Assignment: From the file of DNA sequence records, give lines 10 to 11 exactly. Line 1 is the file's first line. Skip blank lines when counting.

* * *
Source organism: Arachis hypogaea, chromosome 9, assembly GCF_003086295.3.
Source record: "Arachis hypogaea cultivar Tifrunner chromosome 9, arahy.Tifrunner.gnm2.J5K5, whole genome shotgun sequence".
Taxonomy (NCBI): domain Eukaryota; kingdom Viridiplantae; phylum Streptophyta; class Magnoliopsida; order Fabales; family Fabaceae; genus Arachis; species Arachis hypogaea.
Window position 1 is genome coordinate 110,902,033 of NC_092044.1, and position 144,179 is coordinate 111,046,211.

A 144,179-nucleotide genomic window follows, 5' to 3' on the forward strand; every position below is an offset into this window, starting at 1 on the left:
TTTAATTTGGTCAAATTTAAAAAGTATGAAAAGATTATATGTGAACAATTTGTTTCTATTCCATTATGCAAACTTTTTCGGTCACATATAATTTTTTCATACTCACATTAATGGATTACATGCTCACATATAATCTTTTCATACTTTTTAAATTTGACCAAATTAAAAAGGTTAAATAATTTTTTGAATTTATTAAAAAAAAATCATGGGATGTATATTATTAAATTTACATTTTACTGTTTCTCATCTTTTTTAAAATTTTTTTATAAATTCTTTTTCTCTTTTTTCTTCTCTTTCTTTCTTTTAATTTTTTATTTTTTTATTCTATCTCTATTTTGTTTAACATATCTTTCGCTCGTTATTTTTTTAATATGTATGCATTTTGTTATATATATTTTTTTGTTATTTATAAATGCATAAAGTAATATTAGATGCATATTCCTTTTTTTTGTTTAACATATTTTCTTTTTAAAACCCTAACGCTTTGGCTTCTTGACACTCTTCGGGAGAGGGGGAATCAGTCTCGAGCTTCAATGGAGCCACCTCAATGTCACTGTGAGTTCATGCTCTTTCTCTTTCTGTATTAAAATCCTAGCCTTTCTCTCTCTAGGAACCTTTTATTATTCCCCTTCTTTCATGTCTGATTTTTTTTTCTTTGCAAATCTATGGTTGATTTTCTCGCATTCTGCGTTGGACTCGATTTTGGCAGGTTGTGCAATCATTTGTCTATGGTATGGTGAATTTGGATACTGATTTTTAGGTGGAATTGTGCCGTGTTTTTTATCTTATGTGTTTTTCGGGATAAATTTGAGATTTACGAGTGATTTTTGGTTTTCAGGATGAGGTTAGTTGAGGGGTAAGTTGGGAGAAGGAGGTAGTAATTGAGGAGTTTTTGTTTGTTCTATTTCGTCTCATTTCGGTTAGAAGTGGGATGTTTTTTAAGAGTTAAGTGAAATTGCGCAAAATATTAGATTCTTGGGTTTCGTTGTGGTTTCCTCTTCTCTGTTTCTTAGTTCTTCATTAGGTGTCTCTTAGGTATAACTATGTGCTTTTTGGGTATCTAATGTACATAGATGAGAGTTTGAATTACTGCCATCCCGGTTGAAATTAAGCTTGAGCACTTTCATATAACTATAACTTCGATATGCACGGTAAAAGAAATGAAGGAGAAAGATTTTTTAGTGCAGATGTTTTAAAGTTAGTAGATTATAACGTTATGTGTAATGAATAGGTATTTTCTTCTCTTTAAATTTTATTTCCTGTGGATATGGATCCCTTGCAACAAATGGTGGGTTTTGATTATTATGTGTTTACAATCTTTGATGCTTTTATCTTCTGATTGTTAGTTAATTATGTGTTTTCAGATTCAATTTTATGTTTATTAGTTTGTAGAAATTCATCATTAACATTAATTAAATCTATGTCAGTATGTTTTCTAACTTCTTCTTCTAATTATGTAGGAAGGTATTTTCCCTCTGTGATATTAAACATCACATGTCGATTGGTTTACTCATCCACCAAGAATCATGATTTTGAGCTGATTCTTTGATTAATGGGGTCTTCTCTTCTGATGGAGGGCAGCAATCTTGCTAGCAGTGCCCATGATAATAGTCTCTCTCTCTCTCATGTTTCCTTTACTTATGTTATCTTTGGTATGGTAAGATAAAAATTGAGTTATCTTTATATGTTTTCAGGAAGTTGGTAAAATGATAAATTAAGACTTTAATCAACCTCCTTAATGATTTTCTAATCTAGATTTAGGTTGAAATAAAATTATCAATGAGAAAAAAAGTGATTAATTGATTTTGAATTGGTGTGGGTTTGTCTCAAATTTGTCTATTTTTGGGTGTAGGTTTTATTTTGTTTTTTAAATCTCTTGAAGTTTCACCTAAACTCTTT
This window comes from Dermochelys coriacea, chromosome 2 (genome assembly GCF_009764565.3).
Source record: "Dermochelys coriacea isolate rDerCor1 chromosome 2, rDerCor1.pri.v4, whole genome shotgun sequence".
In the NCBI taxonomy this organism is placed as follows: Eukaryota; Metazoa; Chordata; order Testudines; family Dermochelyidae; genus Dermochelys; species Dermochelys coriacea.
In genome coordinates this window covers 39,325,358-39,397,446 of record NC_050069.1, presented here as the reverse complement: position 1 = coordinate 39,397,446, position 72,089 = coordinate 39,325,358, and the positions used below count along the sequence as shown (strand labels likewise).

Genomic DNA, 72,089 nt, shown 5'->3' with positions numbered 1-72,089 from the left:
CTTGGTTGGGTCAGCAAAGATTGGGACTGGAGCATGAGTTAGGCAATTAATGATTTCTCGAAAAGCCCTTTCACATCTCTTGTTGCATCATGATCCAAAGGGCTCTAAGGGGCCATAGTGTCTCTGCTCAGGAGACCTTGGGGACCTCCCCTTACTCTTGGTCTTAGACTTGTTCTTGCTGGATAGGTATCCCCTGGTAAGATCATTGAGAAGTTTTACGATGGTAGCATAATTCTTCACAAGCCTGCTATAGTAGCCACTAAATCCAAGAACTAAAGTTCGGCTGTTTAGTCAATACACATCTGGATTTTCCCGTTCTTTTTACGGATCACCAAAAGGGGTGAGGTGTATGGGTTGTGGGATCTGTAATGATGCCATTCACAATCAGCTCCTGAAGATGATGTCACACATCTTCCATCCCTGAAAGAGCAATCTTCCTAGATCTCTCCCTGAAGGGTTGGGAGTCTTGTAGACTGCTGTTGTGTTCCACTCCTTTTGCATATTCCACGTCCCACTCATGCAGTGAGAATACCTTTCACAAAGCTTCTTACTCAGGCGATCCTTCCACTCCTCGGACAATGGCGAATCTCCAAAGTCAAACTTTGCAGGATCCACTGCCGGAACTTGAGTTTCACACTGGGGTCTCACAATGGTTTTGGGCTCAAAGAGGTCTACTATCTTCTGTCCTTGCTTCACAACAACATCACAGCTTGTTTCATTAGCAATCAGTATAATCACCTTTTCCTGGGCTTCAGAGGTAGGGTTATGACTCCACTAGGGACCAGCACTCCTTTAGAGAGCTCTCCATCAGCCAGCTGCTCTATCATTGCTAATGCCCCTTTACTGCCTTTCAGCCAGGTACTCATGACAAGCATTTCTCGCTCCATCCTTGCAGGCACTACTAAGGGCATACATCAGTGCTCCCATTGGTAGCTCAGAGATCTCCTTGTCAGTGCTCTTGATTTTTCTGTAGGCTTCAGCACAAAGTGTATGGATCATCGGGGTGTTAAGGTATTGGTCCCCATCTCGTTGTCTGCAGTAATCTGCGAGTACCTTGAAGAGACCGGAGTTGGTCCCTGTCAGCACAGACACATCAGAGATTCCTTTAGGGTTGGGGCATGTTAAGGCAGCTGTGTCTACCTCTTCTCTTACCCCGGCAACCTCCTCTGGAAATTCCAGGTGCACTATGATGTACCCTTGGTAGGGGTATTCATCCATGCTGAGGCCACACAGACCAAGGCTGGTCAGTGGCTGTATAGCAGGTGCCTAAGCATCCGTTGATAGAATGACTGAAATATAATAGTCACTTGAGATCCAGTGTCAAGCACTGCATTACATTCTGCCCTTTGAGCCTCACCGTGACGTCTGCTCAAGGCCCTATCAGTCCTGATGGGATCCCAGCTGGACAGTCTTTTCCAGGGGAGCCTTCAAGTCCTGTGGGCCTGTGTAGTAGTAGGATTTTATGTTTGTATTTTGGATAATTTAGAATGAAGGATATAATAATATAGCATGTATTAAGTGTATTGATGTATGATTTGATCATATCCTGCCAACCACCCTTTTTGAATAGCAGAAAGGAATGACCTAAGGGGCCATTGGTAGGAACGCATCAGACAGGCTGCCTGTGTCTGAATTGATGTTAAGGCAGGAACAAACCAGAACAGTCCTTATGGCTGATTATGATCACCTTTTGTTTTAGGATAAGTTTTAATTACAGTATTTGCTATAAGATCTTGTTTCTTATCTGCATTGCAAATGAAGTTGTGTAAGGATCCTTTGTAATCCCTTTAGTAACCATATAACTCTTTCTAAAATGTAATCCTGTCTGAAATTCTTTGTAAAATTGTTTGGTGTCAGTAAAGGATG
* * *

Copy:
In genome coordinates this window covers 39,325,358-39,397,446 of record NC_050069.1, presented here as the reverse complement: position 1 = coordinate 39,397,446, position 72,089 = coordinate 39,325,358, and the positions used below count along the sequence as shown (strand labels likewise).

Genomic DNA, 72,089 nt, shown 5'->3' with positions numbered 1-72,089 from the left: